Age­ing, rel­e­vance, and ir­rel­e­vance

Jamaica Gleaner - - OPINION & COMMENTARY -

ITHE EDI­TOR, Sir: SAW a pic­ture of Mr Ed­ward Seaga re­cently, be­ing helped to the polls. A far cry from the Seaga with whom I’m more fa­mil­iar back in the day when he was Ja­maica’s prime min­is­ter. Ear­lier on, in the run-up to the lo­cal gov­ern­ment elec­tions, I saw a pic­ture of the leader of the Op­po­si­tion, run­ning up an aisle at one of her elec­tion power cen­tres, to ‘mo­bilise’ her staffers into ac­tion. In that photo, she does not to me, look a day older than when she first got into na­tional pol­i­tics.

Mr Seaga turned 86 this past May. Mrs Por­tia Simp­son Miller – 15 years Mr Seaga’s ju­nior, will turn 71 this month. We all phys­i­cally, age dif­fer­ently. And who knows, when Mrs Por­tia Simp­son Miller gets into her 80s, God’s will­ing, she might be just as phys­i­cally sprightly as she is now.

But as I have been look­ing on both – con­tin­u­ing to read what one of them writes, and con­tin­u­ing to lis­ten to what one of them con­tin­ues to say – the en­tire busi­ness of age­ing, stay­ing rel­e­vant, and avoid­ing ir­rel­e­vance, came to mind.

I give both Mr Seaga and Mrs Por­tia Simp­son Miller, two thumbs-up, for stay­ing in the game. Or in the lat­ter’s case, at least, try­ing to.

But, stay­ing rel­e­vant is not as easy as one might think. Some­times, your area of ex­per­tise has di­min­ished in its mar­ketable value; some­times, your abil­ity to make the rounds has be­come lim­ited; some­times, the en­vi­ron­ment that once val­ued your ex­per­tise has shrunk, or may even no longer ex­ist. Last, you may have be­come so can­tan­ker­ous that even ‘with skills’, no one wants to en­gage ei­ther you or your ser­vices. Which­ever it might be, in a rapidly chang­ing world, it might be eas­ier to be­come ir­rel­e­vant than it is to stay rel­e­vant. But there’s a trick. If with ad­vanc­ing age, we in­sist on stay­ing rel­e­vant and stay in the game, we may have to rein­vent our­selves. Mr Seaga, de­spite ad­vanc­ing years, has tack­led some im­por­tant so­cio-eco­nomic top­ics in his Sun­day-morn­ing newsprint col­umn. You name it, Mr Seaga has not shirked away from tack­ling it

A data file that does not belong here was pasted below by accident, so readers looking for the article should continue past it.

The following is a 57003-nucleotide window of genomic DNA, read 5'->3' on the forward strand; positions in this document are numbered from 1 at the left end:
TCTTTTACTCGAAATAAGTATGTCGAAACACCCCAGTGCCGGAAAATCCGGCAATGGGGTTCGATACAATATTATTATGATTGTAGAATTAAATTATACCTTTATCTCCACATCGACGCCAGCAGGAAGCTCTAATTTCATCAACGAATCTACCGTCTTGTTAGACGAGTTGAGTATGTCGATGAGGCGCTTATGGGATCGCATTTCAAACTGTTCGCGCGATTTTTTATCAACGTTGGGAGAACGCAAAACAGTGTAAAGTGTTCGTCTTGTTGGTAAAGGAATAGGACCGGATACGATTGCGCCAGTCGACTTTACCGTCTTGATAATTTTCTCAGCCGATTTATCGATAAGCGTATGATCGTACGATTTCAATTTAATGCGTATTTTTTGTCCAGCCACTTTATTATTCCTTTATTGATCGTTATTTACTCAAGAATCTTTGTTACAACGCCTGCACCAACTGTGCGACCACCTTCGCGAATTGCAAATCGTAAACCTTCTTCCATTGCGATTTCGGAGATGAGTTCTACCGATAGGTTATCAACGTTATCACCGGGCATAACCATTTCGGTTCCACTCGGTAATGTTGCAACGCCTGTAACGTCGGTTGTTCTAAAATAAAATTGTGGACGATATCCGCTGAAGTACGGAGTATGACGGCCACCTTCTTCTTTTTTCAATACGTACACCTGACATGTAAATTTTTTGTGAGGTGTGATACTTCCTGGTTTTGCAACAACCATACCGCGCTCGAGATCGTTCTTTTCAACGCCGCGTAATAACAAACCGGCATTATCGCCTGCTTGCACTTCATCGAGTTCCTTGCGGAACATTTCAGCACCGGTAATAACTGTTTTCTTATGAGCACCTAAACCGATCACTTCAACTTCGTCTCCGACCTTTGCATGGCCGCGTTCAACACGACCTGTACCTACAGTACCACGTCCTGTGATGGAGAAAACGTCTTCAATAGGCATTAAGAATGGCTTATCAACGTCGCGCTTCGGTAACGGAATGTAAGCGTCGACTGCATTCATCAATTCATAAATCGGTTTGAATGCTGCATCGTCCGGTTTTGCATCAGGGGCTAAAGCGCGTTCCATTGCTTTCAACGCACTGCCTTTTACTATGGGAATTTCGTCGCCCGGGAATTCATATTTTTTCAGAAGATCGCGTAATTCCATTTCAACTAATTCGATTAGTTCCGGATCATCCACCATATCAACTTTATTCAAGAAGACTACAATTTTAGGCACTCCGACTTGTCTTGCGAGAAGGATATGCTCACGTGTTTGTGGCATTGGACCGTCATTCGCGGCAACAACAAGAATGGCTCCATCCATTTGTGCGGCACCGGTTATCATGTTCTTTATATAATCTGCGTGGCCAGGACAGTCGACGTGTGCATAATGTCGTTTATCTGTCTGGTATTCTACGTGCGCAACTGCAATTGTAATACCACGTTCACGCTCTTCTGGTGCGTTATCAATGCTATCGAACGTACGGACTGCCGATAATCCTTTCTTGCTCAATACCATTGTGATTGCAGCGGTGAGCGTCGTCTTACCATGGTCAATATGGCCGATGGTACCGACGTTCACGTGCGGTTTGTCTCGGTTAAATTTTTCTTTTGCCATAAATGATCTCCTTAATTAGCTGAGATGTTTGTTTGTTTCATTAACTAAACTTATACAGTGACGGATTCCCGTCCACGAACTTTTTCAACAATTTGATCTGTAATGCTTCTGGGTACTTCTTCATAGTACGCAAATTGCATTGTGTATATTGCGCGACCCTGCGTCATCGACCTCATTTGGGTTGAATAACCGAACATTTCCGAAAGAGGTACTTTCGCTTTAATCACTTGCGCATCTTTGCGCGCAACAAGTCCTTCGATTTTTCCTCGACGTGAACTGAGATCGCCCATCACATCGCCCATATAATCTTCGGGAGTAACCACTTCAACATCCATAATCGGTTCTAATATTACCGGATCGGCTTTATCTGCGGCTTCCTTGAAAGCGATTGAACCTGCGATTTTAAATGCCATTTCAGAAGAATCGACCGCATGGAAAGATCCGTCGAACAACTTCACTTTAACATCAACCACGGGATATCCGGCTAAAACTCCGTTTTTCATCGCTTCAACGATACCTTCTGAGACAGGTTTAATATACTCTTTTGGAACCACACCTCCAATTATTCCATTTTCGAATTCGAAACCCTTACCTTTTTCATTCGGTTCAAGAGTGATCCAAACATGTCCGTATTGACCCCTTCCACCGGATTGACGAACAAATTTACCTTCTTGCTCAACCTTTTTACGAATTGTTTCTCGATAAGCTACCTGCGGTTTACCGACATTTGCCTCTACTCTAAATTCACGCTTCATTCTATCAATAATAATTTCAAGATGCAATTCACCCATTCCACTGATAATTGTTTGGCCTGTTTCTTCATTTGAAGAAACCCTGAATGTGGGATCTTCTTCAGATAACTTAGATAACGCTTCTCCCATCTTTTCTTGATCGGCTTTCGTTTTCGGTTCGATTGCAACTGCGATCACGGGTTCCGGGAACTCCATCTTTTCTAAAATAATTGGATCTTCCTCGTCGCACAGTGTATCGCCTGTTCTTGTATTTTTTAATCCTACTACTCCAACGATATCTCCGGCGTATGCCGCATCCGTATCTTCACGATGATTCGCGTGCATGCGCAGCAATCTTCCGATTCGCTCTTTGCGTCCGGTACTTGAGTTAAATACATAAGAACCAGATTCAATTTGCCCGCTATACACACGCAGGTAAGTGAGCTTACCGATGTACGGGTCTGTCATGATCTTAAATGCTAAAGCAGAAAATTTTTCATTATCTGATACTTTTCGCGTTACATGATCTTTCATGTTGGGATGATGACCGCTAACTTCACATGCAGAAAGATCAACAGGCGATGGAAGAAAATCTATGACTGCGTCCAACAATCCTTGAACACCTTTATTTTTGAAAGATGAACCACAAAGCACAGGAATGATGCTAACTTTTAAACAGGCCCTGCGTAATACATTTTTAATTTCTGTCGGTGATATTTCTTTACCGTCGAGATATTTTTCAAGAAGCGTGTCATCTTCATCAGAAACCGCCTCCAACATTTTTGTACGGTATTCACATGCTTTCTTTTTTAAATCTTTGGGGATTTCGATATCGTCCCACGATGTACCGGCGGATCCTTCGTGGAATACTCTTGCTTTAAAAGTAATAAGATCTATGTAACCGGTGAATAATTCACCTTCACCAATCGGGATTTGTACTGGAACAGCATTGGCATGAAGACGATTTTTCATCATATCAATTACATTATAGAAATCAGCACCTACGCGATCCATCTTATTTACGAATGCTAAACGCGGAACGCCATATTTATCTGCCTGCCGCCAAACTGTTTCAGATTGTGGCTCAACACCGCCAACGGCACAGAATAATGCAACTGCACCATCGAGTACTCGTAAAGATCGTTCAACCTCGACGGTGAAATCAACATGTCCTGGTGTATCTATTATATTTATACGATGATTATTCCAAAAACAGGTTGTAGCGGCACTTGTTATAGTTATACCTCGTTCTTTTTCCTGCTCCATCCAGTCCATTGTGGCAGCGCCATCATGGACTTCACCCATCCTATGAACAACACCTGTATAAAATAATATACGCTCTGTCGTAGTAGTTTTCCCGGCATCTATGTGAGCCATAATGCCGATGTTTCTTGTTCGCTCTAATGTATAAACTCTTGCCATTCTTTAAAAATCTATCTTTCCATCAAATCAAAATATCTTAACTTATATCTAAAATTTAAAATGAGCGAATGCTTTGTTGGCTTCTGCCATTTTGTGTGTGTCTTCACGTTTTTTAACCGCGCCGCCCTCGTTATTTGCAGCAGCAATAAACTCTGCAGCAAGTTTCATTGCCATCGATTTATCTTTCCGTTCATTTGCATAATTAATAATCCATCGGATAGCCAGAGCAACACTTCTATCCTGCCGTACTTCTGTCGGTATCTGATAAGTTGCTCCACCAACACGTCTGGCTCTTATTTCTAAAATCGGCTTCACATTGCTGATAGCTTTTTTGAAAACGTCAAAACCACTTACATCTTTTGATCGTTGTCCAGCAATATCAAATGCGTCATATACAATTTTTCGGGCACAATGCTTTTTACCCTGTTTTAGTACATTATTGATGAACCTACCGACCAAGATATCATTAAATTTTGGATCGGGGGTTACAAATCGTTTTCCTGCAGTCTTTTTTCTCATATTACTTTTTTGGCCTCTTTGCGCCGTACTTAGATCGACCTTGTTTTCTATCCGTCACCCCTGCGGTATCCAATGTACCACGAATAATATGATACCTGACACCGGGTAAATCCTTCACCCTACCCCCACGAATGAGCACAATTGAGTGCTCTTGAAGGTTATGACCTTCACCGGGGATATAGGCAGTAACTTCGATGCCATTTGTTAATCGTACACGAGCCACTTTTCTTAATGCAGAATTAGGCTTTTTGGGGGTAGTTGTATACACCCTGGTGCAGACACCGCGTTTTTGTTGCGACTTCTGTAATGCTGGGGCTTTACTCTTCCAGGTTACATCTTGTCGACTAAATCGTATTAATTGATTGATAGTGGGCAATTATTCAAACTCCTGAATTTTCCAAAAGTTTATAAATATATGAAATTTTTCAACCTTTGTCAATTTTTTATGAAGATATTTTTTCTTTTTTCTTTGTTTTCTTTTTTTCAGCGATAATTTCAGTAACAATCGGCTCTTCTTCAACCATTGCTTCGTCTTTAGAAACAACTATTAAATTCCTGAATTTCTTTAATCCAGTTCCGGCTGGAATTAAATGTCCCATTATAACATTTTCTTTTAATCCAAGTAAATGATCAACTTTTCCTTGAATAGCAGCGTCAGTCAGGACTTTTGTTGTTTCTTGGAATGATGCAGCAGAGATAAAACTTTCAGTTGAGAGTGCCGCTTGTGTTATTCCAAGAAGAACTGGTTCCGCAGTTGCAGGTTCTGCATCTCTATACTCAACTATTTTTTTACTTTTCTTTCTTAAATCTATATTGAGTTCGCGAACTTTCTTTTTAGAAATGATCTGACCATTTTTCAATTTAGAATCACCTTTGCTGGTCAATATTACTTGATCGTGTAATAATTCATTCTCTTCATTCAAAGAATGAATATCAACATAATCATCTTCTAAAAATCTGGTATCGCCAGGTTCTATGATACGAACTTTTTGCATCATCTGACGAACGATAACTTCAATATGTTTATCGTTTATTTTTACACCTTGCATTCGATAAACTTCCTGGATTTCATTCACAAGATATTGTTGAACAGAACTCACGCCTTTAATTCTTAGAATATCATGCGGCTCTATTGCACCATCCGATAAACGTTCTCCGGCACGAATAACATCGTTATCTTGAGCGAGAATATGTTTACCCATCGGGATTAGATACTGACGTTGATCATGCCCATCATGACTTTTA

VAR­I­OUS PUB­LIC UTTERINGS

Re­gard­less of one’s pol­i­tics and re­gard­less of whether you agree with Mr Seaga’s points of view or not, at least he forces you to think. And out of his pub­lic dis­courses come ideas, some of which might be ac­tion­able. Mr Seaga has rein­vented him­self, and as frail as he might ap­pear, he’s in the game.

Re­cently, in the run-up to the par­ish coun­cil elec­tions, Mrs Por­tia Simp­son Miller ut­tered some un­savoury words in her re­marks in Clare­mont, St Ann. Those com­ments have been draw­ing ex­pres­sions of de­ri­sion, hor­ror, shock, and ridicule from all and sundry. I found my­self ask­ing, what have I learnt from those com­ments of Mrs Simp­son Miller? And when last have I learnt any­thing of ei­ther im­por­tance or rel­e­vance from her var­i­ous pub­lic utterings?

But never mind me. When par­ents write of shield­ing their im­pres­sion­able chil­dren from those sorts of pub­lic di­a­tribes, there’s no doubt in my mind that Mrs Por­tia Simp­son Miller is no longer rel­e­vant. And that ir­rel­e­vance goes be­yond be­ing just a politi­cian. When peo­ple don’t want to hear you speak in the pres­ence of their chil­dren, that’s hit­ting rock bot­tom. And the sad thing is, Mrs Por­tia Simp­son Miller is be­yond rein­vent­ing her­self. RAY FORD For­draye1@aol.com

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